The 8th annual Jisc infoNet, GuildHE and Universities UK information legislation and management survey attracted 60 responses.
The topic of information compliance in the Higher Education (HE) sector has never been far from media attention throughout 2012. Despite that, the findings from this now well established survey can probably best be summarised as ‘business as usual’, with the data not showing any major surprises nor major shifts in numbers of the requests submitted to the 60 institutions which participated in the survey.
As anticipated, the number of requests being made under the Freedom of Information (FOI) and Data Protection Acts (DPA) and the Environmental Information Regulations (EIR) has continued the general upward trend witnessed in previous years but it is noteworthy that the numbers for 2012 indicate less of an increase than in previous years. FOI requests have, for the eighth consecutive year, seen another increase with an average monthly number of requests received per institution of 10.7 in 2012 compared with 10.4 in 2011 (having started from a base of just 2.8 per institution in 2005). Whether this indicates that request numbers are now plateauing is, of course, something which only time will tell.
Size of institution
As in the previous year, the burden of FOI, EIR and DPA requests appears not to be in direct correlation to the institution’s size as measured by student Full Time Equivalent (FTE). The universities with a population of students between 40k and 45k had the highest average number of requests at 411, whilst those falling into the ‘largest institution’ category (over 45k student FTE) received, on average, 154 requests during 2012. However there does appear to be more of a link at the other end of the spectrum, with the smallest institution by student FTE also receiving the lowest number of requests at 31.
Similar to the results for 2011, the month of January was the busiest in terms of the number of information requests received by the sector in relation to all three information strands with an average of 16.6. However the quietest month in 2011, April, has now been replaced in 2012 by December, with 8.3 queries per institution. This ongoing monthly fluctuation from one year to the next doesn’t help institutions predict with any certainty when they will have to brace themselves for the extra burden of responding to the information requests. However, the quarterly analysis is more stable as based on the last three years the numbers for all information requests are consistently the highest in the first quarter of the year, representing 31% of all enquiries in 2012.
2012 saw some shifts in interests in relation to FOI requests. ‘Student issues and numbers’ retained the highest spot with 20%, while ‘Financial information’ which represented 18% of all requests received in 2011, dropped to only 9% in 2012. Meanwhile, ‘HR and staff issues’ represented 16% of all requests received (up from 10% the previous year) and ‘Admissions’ at 11% completed the top three. It is interesting to speculate on whether changes to the funding of the higher education sector and tuition fees have in part led to this increased focus on student related subjects.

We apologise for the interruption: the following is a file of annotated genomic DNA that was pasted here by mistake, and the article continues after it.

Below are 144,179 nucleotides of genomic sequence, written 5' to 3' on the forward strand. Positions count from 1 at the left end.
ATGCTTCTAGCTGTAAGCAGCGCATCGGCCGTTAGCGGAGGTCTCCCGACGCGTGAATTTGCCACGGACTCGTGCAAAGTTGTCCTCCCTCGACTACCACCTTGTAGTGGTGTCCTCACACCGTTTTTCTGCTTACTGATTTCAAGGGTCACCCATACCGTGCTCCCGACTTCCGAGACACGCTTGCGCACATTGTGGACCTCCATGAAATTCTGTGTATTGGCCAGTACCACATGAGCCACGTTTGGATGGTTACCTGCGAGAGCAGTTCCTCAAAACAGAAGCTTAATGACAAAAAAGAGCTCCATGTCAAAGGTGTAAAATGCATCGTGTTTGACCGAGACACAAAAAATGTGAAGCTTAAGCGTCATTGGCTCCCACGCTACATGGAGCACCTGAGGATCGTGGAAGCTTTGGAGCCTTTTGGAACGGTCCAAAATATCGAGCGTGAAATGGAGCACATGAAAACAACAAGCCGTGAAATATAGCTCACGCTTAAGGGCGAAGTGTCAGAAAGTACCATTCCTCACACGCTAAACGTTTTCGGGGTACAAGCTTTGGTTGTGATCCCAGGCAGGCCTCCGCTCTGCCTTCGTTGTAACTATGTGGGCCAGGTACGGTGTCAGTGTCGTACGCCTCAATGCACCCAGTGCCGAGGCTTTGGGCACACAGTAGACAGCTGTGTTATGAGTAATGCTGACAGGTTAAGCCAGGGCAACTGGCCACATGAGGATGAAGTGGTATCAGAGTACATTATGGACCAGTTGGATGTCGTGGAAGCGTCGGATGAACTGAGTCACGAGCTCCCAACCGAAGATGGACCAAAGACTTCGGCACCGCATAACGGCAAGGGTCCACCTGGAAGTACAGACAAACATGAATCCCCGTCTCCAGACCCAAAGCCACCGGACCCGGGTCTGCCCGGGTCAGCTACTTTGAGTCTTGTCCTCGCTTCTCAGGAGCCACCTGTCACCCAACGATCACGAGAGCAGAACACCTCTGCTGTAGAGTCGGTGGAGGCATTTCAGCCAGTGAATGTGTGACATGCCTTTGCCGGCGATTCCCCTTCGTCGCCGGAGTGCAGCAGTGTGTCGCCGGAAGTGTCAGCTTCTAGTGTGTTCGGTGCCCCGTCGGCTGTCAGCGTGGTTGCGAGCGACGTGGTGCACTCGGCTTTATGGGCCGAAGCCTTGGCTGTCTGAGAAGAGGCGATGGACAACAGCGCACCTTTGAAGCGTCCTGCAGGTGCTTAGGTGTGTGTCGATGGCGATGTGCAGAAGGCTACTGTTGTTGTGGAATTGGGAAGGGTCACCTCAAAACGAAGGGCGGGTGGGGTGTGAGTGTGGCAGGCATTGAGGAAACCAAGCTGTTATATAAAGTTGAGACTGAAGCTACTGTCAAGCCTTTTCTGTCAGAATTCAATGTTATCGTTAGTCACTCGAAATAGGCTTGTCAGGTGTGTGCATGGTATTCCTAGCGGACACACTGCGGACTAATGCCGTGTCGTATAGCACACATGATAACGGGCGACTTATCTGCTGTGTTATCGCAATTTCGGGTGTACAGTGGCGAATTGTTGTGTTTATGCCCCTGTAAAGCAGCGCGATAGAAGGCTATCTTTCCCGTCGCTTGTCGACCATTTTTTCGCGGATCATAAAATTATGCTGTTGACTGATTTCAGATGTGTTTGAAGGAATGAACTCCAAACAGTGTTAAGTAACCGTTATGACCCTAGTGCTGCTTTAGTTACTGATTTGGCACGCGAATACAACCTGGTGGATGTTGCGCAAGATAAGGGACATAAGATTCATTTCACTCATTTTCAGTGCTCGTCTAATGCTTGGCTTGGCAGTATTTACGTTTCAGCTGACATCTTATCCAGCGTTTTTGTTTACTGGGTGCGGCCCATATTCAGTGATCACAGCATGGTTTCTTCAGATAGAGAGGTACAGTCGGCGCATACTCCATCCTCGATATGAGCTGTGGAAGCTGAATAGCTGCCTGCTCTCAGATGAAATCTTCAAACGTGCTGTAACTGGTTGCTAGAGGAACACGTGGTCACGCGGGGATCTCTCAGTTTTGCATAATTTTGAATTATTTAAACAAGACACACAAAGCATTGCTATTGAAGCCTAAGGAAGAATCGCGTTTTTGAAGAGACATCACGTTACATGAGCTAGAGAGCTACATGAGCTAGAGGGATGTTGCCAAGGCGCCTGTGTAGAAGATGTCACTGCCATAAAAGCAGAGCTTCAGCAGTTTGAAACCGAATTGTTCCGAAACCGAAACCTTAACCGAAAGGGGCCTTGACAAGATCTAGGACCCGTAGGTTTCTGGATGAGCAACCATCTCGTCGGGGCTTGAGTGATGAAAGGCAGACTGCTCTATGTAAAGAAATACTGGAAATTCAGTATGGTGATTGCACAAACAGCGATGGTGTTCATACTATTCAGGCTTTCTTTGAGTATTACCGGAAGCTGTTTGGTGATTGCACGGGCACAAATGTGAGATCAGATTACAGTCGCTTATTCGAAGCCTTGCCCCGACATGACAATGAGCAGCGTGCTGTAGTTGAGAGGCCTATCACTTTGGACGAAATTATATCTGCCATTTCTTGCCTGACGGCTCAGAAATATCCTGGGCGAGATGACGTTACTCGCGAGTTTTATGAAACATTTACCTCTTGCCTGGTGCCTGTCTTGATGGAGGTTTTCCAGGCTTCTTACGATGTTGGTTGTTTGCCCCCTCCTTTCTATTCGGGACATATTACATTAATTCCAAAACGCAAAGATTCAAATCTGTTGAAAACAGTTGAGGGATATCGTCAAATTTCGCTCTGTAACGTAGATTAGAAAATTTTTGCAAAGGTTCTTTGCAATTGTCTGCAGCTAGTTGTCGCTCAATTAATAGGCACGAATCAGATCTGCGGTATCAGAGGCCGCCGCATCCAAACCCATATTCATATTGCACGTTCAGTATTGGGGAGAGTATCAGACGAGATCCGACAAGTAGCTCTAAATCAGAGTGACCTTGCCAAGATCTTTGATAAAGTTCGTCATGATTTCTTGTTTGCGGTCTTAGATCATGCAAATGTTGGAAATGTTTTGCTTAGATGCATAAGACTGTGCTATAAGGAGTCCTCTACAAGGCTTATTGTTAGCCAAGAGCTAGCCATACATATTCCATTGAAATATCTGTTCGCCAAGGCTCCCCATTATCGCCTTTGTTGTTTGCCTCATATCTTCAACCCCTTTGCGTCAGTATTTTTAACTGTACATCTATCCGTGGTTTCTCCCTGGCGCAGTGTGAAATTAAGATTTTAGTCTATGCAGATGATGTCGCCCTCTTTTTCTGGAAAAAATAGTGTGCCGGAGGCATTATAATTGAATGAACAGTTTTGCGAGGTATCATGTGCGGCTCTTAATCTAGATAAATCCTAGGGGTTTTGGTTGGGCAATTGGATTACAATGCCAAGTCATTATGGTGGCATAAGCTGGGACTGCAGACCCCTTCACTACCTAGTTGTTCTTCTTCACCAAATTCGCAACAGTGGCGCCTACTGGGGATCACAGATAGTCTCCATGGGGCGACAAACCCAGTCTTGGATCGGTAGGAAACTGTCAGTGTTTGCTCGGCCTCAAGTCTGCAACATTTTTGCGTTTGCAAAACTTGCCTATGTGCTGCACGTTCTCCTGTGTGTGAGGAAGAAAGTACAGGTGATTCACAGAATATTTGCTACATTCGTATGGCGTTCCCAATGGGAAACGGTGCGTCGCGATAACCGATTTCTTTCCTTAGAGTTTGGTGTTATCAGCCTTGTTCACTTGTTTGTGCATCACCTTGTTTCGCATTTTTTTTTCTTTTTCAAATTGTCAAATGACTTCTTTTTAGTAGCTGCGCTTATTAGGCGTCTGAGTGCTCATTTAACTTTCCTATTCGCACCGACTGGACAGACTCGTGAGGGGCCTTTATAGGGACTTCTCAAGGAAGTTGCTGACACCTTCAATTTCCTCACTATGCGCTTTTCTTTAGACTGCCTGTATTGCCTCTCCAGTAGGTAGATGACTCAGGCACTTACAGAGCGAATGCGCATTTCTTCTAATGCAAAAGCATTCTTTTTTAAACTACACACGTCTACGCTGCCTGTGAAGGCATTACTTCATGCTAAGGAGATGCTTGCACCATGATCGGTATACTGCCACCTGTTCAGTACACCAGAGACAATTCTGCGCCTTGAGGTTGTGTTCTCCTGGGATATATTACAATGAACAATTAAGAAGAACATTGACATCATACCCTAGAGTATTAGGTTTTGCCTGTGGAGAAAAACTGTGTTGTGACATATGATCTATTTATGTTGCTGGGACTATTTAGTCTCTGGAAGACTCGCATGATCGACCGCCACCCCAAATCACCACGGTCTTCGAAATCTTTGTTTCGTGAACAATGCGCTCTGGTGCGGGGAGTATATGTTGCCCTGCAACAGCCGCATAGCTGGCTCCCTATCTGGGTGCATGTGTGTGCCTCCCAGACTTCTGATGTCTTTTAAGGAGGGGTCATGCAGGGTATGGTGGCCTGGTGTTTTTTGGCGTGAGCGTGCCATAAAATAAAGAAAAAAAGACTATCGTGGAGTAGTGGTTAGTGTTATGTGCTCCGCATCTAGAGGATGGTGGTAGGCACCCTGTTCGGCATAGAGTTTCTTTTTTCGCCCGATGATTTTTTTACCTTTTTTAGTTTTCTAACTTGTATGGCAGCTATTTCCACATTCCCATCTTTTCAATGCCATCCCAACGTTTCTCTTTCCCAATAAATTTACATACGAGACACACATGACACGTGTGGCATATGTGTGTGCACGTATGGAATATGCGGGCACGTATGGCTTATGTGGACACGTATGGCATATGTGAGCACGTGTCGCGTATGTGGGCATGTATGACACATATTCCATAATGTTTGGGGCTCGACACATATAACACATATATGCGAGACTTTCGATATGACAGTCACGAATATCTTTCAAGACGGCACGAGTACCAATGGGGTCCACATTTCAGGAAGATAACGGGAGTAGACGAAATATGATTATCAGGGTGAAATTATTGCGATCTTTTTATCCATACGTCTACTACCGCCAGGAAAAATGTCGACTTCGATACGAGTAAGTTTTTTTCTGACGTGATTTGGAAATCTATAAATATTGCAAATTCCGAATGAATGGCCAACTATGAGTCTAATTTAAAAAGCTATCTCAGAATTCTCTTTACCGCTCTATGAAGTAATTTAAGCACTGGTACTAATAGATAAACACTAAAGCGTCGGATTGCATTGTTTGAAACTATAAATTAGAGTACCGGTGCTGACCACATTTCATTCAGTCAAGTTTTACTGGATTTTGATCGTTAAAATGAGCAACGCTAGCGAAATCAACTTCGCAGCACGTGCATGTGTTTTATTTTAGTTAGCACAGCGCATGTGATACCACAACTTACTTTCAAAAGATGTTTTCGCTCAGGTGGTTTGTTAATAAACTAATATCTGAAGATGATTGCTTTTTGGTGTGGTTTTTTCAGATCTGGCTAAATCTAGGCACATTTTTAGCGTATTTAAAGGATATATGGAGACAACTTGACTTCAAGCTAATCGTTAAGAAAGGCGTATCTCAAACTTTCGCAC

As with all previous years, journalists continued to be the most active category of requester submitting 25% of all FOI queries in 2012, followed by ‘Members of the public’ (16%) (a new category introduced for 2011) and ‘Commercial Organisations’ (10%). Given the nature of the EIR it is, perhaps, unsurprising that the majority of EIR requests were submitted by ‘Campaigning Groups’ which represented 40%, followed by ‘Own students’ and ‘Journalists’ both accounting for 12% of all queries.
Despite the increased demands on the sector in relation to FOI and EIR requests, its reputation for openness and transparency has been maintained with a 3% increase in the response rate (62%) for the number of requests that were ‘answered in full’. The figures for requests ‘disclosed in part’ and those ‘fully withheld’ are also broadly in line with previous levels at 15% and 6% respectively. This last figure, relating to the percentage of requests received which have been fully withheld, is the lowest for the past 8 years data, suggesting a genuine and continuing commitment to openness across the sector.
The data in relation to exemptions applied continued the trends noted last year. Section 12 (Excessive cost of compliance) was again the most heavily used, accounting for almost 29% of all exemptions applied during 2012. It was followed by Section 40 (Personal interest) and Section 21 (Information reasonably accessible to the applicant by other means) which represented 24% and 18% respectively.
Despite the evidence of an increased burden on the sector, 50% of the FOI requests were answered within 15 working days, well inside the legislative time limit of 20 working days.
Those requests not completed within 20 working days in 2012 represented only 7.9% of all requests received; a small increase on the 6.4% reported in 2011.
It is worth noting that 97% of institutions participating in the survey reported having a designated member of staff and/or a team responsible for information compliance, a rise of 3% since last year. A similar increase was also reported in relation to the designated records manager and/or team which in 2012 represented 68% of all institutions who responded. In addition, 88% of institutions reported as having a Records Management policy in place.
It is tempting to view these factors as obvious indicators of the importance attached to information compliance within the HE sector, though we should also bear in mind that we may well be seeing an element of self-selection at work here, with those institutions with recognised information governance related functions perhaps being more likely to respond to the survey.
For further information or advice regarding this work please contact Steve Bailey.